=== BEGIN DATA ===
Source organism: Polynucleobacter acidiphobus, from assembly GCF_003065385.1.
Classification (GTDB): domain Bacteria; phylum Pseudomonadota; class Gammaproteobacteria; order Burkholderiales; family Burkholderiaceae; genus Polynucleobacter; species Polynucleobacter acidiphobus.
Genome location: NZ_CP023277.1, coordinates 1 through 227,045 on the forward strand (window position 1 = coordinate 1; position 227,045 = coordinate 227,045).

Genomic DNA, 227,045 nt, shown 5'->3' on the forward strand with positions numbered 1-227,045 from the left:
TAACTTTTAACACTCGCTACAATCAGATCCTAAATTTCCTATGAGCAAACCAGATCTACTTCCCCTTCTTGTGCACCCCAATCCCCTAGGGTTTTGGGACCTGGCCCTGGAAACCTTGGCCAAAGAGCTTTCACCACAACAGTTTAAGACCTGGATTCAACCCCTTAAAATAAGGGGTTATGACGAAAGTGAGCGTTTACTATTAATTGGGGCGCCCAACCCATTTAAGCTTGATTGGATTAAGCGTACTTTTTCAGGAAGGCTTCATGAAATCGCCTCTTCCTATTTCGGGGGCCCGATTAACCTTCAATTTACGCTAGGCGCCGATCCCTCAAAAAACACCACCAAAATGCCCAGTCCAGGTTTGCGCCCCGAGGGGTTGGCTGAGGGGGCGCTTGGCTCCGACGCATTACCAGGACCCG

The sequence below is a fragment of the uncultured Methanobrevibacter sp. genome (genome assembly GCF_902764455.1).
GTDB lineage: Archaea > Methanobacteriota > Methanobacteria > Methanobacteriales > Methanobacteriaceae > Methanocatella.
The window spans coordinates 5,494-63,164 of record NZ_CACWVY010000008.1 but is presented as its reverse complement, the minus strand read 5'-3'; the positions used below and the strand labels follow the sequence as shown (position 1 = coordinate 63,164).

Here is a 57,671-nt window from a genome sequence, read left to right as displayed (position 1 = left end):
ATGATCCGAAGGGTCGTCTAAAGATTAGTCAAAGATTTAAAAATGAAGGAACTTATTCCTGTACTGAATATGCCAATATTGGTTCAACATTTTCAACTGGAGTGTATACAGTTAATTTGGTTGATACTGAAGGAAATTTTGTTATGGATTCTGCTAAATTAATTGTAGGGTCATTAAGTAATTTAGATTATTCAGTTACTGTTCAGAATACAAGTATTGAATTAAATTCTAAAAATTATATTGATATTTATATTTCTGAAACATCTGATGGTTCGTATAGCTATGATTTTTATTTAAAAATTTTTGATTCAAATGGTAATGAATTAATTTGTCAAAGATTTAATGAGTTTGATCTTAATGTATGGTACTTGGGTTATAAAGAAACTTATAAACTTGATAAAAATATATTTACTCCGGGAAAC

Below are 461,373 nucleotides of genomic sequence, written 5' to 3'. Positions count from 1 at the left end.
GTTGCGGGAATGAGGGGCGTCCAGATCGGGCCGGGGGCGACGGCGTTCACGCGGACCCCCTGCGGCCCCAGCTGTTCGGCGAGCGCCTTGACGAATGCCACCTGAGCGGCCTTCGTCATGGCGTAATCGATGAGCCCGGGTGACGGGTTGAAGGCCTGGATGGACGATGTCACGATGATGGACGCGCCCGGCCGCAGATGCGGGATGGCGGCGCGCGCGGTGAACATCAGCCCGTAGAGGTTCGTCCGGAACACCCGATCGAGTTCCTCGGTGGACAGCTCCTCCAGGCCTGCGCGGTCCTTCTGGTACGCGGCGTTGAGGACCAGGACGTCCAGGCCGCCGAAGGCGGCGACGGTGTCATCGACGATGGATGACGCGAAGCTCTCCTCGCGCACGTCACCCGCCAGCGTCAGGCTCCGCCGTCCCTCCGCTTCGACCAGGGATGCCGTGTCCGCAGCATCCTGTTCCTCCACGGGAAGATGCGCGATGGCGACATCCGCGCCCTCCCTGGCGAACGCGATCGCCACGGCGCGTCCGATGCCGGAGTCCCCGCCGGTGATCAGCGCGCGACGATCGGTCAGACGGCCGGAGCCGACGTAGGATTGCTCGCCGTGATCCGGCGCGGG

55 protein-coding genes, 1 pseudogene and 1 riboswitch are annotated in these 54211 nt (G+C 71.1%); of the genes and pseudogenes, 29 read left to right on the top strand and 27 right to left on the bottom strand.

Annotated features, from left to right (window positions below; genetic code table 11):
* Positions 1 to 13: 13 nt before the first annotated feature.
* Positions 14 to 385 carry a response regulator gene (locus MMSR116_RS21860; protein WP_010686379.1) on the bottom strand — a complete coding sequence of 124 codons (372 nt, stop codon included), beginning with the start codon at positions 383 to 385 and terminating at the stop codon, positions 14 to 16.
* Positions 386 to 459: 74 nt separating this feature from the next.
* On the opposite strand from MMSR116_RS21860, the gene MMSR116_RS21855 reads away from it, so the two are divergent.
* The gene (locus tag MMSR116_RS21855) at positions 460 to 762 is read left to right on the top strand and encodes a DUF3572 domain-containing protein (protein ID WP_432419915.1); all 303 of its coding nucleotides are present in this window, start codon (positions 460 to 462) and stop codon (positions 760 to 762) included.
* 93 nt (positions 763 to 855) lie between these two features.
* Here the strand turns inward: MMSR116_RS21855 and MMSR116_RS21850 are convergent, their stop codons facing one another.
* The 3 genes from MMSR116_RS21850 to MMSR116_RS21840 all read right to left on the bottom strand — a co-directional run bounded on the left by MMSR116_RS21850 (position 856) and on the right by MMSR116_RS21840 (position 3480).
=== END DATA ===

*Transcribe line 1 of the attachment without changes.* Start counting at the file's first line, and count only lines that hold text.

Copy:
Source organism: Polynucleobacter acidiphobus, from assembly GCF_003065385.1.